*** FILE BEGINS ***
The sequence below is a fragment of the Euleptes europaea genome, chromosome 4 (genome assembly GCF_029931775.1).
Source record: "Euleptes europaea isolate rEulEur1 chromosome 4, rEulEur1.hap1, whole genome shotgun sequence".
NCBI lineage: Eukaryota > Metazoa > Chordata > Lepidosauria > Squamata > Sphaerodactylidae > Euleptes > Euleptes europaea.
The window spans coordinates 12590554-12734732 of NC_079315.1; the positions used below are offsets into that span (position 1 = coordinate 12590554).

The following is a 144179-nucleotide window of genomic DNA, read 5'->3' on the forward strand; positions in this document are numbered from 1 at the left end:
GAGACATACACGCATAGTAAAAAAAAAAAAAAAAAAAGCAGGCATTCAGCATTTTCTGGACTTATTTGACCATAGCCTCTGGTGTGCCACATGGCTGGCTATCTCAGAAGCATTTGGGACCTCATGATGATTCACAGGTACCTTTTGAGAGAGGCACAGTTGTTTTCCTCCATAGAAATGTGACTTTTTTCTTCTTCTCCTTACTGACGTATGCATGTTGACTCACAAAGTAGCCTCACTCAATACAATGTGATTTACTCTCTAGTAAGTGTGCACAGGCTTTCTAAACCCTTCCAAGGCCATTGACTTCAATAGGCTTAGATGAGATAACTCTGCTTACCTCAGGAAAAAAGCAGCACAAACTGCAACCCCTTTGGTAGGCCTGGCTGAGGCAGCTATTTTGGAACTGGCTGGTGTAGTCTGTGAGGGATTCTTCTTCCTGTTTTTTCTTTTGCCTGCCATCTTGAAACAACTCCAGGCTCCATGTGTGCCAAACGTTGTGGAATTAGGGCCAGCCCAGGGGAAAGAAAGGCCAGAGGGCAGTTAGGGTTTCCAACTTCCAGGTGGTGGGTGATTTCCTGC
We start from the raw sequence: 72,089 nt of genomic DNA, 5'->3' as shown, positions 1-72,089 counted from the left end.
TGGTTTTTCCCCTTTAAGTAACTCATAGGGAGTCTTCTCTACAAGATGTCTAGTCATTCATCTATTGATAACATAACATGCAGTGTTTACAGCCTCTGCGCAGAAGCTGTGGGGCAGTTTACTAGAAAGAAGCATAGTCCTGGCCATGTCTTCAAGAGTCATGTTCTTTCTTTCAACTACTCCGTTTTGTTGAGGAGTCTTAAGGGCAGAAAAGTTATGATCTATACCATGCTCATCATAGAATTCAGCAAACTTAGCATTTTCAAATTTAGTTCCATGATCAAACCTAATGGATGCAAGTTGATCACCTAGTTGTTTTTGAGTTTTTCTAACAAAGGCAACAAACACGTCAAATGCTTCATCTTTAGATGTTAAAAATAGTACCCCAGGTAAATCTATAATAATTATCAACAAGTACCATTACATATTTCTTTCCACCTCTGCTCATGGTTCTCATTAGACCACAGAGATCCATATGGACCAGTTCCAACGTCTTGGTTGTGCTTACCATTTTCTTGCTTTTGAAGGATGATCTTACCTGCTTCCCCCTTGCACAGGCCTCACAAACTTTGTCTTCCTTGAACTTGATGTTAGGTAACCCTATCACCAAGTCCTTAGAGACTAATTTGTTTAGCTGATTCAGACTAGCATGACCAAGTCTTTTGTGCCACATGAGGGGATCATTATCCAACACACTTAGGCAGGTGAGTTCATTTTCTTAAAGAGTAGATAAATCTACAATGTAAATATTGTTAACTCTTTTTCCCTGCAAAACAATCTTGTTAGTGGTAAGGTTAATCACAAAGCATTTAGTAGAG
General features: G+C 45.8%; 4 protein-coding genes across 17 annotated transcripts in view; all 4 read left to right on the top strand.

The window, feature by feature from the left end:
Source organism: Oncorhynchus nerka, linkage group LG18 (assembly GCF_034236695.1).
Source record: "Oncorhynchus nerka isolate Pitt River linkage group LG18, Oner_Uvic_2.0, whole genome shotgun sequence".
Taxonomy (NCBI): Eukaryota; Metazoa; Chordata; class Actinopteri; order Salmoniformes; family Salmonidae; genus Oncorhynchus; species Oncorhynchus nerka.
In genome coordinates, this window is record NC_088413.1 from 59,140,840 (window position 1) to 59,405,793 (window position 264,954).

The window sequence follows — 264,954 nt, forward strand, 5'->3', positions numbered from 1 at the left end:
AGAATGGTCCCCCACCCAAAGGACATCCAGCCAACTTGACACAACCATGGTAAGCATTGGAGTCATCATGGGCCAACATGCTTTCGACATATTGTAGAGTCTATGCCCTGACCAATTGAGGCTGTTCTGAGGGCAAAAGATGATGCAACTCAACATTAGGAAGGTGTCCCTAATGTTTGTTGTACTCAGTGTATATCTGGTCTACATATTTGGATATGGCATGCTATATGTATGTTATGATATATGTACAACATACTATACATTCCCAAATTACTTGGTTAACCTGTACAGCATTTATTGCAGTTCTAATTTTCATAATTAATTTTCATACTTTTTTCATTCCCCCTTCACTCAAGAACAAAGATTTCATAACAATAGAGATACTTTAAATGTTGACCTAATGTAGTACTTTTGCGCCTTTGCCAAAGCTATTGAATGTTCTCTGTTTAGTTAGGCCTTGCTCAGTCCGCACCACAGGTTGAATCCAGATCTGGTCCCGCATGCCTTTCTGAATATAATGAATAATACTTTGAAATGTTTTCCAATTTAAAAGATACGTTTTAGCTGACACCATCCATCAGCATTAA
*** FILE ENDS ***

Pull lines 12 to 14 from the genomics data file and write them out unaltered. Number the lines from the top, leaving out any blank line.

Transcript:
Source record: "Oncorhynchus nerka isolate Pitt River linkage group LG18, Oner_Uvic_2.0, whole genome shotgun sequence".
Taxonomy (NCBI): Eukaryota; Metazoa; Chordata; class Actinopteri; order Salmoniformes; family Salmonidae; genus Oncorhynchus; species Oncorhynchus nerka.
In genome coordinates, this window is record NC_088413.1 from 59,140,840 (window position 1) to 59,405,793 (window position 264,954).